Time for Full Rental Home Inspection
Spring has arrived and landlords and property managers both are able to access their properties again to check for damage. Your rental house, townhouse or condo property is extremely valuable and damage can be very expensive if you don’t discover problems right away.
The winter typically generates the most damage to your rental home. If you’re used to relying on the tenant to self-report issues in the home, you might be surprised to know, they don’t have the foggiest idea of how to assess condition and what symptoms are present.
It’s important to ensure an inspection of some kind, and dig in to find suspected issues, and record them for future inspection, and get a good home contractor to fix them. And with the spring ice and snow runoff, heavy rains, moisture, pests, etc., occurring in April means spring rental property inspection is a must do activity.
And you can perform your property and maintenance inspection using ManageCasa on your mobile device. While you’re doing your mobile inspections on your properties, you can review previous reports and add new condition details, take photos and video, for live updates to property data.
See more on spring maintenance procedures required after you have your rental property inspected.
Inspection before the Purchase of a Rental Property
Homebuyers typically hire home inspectors before the purchase of a home or a rental property. Many sellers are demanding to sell without an inspection which is very risky for the buyer. Many issues with the home are hard to find, hidden out of site in hard to reach spots, or behind walls. Fortunately, your property manager may be trained or is experienced in checking those elements where trouble normally occurs. They’ll also be persistent in inspecting for telltale signs of ailing property/building condition.
If you’re a hands off landlord, you can also hire a certified home inspector to check your properties. A property manager has inspection reports designed and usable in the property management software they use. They can be conducted via a mobile device and can be printed out or viewed by you and your contractor later.
A typical home inspection report covers windows, roofing, HVAC, exterior siding, basements, walls, attics, and issues with plumbing and electrical.
The inspector will prepare a written report of the findings from the home inspection. This report is used to inform the tech maintenance person, Realtor and owner about what repairs are needed. If you’re about to buy a rental property, let’s take a quick look at what the a rental property inspection covers.
What a Home Inspection Covers:
- Structural components of the home (foundation, framing)
- Exterior features (siding, porches, balconies, walkways, railings and driveways)
- Roof systems
- Electrical system (service panels, breakers, fuses)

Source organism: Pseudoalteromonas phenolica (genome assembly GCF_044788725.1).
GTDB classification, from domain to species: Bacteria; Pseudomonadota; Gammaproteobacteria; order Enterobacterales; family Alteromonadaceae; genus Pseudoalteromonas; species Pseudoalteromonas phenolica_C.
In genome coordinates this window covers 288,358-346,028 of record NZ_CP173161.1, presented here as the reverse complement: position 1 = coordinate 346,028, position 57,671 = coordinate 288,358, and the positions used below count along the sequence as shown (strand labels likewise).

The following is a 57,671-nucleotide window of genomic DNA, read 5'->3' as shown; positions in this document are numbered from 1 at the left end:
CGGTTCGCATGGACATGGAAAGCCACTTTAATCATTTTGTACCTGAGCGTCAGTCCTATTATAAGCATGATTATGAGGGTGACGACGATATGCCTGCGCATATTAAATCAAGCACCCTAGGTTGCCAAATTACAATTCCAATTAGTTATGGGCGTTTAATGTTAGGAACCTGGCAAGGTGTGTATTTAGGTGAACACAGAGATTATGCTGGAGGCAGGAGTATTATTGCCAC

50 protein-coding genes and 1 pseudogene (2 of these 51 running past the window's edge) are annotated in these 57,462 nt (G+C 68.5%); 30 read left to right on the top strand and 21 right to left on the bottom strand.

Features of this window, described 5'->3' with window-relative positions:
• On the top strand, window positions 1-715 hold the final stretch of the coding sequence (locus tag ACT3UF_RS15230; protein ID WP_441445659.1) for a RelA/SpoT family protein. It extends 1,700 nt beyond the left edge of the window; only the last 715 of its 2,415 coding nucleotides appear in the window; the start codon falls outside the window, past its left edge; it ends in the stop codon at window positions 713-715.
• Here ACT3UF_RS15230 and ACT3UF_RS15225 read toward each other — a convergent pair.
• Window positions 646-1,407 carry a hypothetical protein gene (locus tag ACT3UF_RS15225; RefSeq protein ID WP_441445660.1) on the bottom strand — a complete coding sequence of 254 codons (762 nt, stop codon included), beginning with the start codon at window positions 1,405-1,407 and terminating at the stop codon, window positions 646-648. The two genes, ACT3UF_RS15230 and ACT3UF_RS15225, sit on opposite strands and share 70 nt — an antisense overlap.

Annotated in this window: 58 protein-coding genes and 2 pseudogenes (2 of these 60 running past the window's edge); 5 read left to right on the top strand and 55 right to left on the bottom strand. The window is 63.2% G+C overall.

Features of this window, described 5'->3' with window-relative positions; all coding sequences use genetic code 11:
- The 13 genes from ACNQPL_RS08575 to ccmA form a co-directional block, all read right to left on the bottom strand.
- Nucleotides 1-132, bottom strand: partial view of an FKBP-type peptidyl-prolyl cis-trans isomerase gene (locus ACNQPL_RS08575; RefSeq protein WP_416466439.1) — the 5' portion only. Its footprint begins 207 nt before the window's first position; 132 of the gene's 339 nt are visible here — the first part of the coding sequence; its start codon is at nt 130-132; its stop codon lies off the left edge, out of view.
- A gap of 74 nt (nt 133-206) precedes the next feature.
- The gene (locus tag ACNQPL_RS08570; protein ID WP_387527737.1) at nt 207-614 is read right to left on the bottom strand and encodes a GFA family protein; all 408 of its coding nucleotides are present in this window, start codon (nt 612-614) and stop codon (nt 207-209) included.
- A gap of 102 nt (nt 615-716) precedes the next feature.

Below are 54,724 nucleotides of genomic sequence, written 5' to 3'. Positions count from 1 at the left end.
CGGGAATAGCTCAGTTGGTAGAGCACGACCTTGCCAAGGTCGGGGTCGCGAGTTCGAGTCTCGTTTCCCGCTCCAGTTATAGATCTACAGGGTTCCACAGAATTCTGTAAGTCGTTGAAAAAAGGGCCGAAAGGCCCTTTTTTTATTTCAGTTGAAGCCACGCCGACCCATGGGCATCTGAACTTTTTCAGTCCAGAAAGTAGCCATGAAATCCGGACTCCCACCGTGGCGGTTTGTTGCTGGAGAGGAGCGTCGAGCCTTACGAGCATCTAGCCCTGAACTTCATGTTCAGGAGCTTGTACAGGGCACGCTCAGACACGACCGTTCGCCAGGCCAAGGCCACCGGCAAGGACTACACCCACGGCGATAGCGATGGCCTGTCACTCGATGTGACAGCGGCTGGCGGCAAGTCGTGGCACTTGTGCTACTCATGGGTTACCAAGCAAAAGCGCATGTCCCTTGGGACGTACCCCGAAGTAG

- Plumbing systems (pipes, drains, water heating equipment)
- Heating system (HVAC equipment, venting)
- Cooling system (HVAC energy sources, distribution equipment)
- Interior features (walls, ceilings, floors, windows, doors, stairs, railings)
- Insulation and ventilation throughout the property
- Fireplaces (chimneys, vents)
- Get multiple recommendations. You’re buying agent Realtor may have pointed you to a home inspector already, but many potential buyers will also do their own research, ask around, and compare the reputation of several home inspectors to make sure the inspector will do the inspection justice. Although sometimes licensed as an inspector, there may still not be recourse if they miss something. The onus is on you.
- Attend the inspection. Being in person at your rental units during the inspection is helpful for the potential buyer to better understand a property and to ensure that an inspection is conducted thoroughly. Allow the inspector take you through the full inspection and take notes or pictures if it helps to remember inspector comments or to learn the in’s and out’s of the property.
- Ask Questions. Don’t be afraid to ask questions! A good inspector should be able to walk through an inspection with you and answer any questions you may have about the property. Don’t let it slide and don’t be intimidated to sound unknowledgeable – that’s what the inspector is there for!
- Turning on and testing utilities. One thing people miss during an inspection is not actually using the systems in the property despite a walk through. Check plumbing fixtures, pipes, and appliances. Running a cycle of the washer-dryer, the dishwasher, and turning the HVAC system up and down, for example, may uncover unrealized problems or questionable areas to pay attention to.
At the time of writing, the average cost of an inspection was around $320, as reported by HomeAdvisor.com. This varies by square footage, condition of the home, and other factors.
You might get a break from the inspector or the property management company you’re thinking of hiring to manage your rentals.
You can also read up on home inspections so you’re confident you’ve covered all the necessities before you invest in a property or commit to a big repair expense. See the book, The Complete Guide to Home Inspection by
Take a test drive of ManageCasa the best property management solution for landlords, property investors and property management companies. You’ll understand why a simple, online, cloud-based property software solution is the way to go.
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